Saturday, January 21, 2017

Midnight Special


Unearthly existence should have been able to change lives or points of view but I never felt that here.  Actually a change feels like a requirement since the protagonists came from a cult.

Midnight Special though sounding like a 24 hour deliver service is in fact a cat and mouse story that ironically ends in broad daylight with millions of witnesses.  The story’s sci-fi component was built up slow and steady. Drawback is that no one among the millions – on screen anyway – explicitly asked what it is they saw and that left me feeling empty.


Alton (Jaeden Lieberher) is the mouse on the run with his father Roy (Michael Shannon) and a friend of his father, Lucas (Joel Edgerton).  Driving on country roads using only night vision goggles was a nice touch.  It heightens the importance of the cat chasing them.

Alton acts like a medium for this cult.  All the messages from God are received by him and of late the message is that of a date.  For devout members it meant day of judgement, for Roy it meant something else hence the escape.

Michael Shannon carried the emotional load of the story.  If nothing else Midnight Special is about a family on the run.  Joel Edgerton who is Lucas, friend to Michael’s character, fits well as the grunt.  It is easy to determine between the two who is the lead and the follower; who is more the muscle than the other; but both of are devoted to Alton.  If there’s anything wrong with the chemistry of the two it is that Michael just give’s off too strong a presence.  At times I can’t help thinking why would General Zod be on the run.  On the times that he does Jaeden was enough to make Michael look like a desperate father again.

Kirsten Dunst comes as an unnatural fourth wheel as Alton’s mother Sarah.  You would think a mother would be more possessive especially since the son has been taken away from her but she ended up as the most reasonable.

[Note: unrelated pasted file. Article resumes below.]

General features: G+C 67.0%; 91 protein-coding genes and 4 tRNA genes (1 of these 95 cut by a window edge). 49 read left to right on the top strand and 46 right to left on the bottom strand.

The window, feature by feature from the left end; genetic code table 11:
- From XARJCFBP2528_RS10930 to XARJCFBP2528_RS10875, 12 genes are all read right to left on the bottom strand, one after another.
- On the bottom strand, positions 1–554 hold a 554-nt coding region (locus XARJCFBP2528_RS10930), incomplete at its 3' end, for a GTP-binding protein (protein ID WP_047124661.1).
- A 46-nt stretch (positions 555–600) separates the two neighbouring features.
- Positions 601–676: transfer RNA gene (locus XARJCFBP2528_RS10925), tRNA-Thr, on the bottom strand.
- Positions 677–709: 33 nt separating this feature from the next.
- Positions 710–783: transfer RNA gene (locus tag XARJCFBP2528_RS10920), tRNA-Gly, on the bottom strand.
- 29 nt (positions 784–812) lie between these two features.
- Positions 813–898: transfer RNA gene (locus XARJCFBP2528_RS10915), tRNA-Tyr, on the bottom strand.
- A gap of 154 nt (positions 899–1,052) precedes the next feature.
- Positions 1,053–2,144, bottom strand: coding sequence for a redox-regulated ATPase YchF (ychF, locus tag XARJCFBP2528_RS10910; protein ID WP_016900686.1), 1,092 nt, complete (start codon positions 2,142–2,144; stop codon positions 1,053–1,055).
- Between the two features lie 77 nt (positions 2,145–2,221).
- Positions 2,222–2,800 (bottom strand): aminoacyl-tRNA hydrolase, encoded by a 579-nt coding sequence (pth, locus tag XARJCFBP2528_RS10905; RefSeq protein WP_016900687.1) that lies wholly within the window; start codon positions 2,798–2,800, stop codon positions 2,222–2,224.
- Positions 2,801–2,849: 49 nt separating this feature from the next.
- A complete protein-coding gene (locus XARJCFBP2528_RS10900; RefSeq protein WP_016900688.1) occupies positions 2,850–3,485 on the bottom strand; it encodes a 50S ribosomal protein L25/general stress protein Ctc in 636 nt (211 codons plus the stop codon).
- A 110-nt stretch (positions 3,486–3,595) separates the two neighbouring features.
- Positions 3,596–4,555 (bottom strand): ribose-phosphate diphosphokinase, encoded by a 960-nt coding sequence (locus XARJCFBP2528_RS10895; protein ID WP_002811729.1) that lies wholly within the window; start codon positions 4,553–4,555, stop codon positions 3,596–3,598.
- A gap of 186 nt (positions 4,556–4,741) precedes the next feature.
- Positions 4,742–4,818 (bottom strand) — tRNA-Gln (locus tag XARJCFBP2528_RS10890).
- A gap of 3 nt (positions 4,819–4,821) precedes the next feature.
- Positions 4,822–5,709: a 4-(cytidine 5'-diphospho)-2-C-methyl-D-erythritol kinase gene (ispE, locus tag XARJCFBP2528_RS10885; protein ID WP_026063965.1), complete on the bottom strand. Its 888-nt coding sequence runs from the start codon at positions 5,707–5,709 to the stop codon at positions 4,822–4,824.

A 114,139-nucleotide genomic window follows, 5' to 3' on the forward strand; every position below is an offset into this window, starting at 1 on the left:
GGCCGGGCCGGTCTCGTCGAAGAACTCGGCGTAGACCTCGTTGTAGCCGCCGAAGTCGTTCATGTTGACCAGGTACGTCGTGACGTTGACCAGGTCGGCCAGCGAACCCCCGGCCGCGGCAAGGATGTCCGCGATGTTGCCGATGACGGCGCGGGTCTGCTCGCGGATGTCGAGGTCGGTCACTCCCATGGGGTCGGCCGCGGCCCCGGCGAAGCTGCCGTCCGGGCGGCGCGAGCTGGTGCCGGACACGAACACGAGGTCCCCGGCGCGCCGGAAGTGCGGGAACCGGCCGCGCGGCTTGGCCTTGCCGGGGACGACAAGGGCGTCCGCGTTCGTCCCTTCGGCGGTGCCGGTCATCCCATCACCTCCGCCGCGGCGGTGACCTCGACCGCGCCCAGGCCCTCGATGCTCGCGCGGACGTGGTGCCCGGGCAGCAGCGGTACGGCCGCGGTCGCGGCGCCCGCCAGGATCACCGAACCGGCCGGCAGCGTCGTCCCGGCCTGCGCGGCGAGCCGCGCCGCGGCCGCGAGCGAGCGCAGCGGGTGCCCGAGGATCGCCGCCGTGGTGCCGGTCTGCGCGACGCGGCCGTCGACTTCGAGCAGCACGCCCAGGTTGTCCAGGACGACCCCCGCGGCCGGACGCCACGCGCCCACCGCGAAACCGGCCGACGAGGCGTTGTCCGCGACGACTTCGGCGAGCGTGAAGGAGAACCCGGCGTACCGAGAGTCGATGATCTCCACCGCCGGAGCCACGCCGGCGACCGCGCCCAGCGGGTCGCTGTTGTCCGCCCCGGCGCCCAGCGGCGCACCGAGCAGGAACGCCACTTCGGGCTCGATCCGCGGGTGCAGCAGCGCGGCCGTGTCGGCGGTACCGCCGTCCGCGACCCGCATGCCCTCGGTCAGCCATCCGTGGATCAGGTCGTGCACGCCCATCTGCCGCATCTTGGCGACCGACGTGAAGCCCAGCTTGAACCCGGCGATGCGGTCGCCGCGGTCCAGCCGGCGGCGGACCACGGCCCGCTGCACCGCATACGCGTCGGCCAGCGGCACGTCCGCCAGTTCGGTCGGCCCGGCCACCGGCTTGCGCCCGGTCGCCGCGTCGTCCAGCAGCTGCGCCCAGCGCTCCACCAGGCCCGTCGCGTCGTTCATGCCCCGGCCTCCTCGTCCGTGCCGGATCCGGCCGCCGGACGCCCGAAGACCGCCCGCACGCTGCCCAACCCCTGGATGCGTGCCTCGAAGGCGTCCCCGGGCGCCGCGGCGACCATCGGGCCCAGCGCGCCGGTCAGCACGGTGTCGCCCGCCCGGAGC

Michael and Kirsten Dunst is a more difficult buy – though in real life they are just 8 years apart, looking at them it felt more.  If you count the cult factor then their appearance makes sense.  Procreation more of obligation than love, they respect each other but the boy is what connects them.

Following the heels of the runaway family is an Agent Paul Sevier played by The Force Awaken’s Adam Driver.  Having seen the latest Star Wars ahead of this movie the hairs at back of my neck wanted to shout Kylo Ren every time I see him.  I think as the story progressed I got used to him.

Although the story did not dwell on the cult, Alton and family did escape it.  I am no expert but I assume people enter that type of world in search of meaning that they thought doesn’t exist in the real world.  While physically running there should also be a mental and spiritual detachment as well.  It’s like the story opened the door – escaping the cult – but it closed, everyone was either running or chasing. 

And remember, Alton is the medium. The cult sees him for ‘new’ gospel so I felt I needed him too for answers which will never be given because now that I think of it, no one is actually asking the right questions.  Even with the big ending.


A world exists beyond our own and all everyone did – millions of them – was look.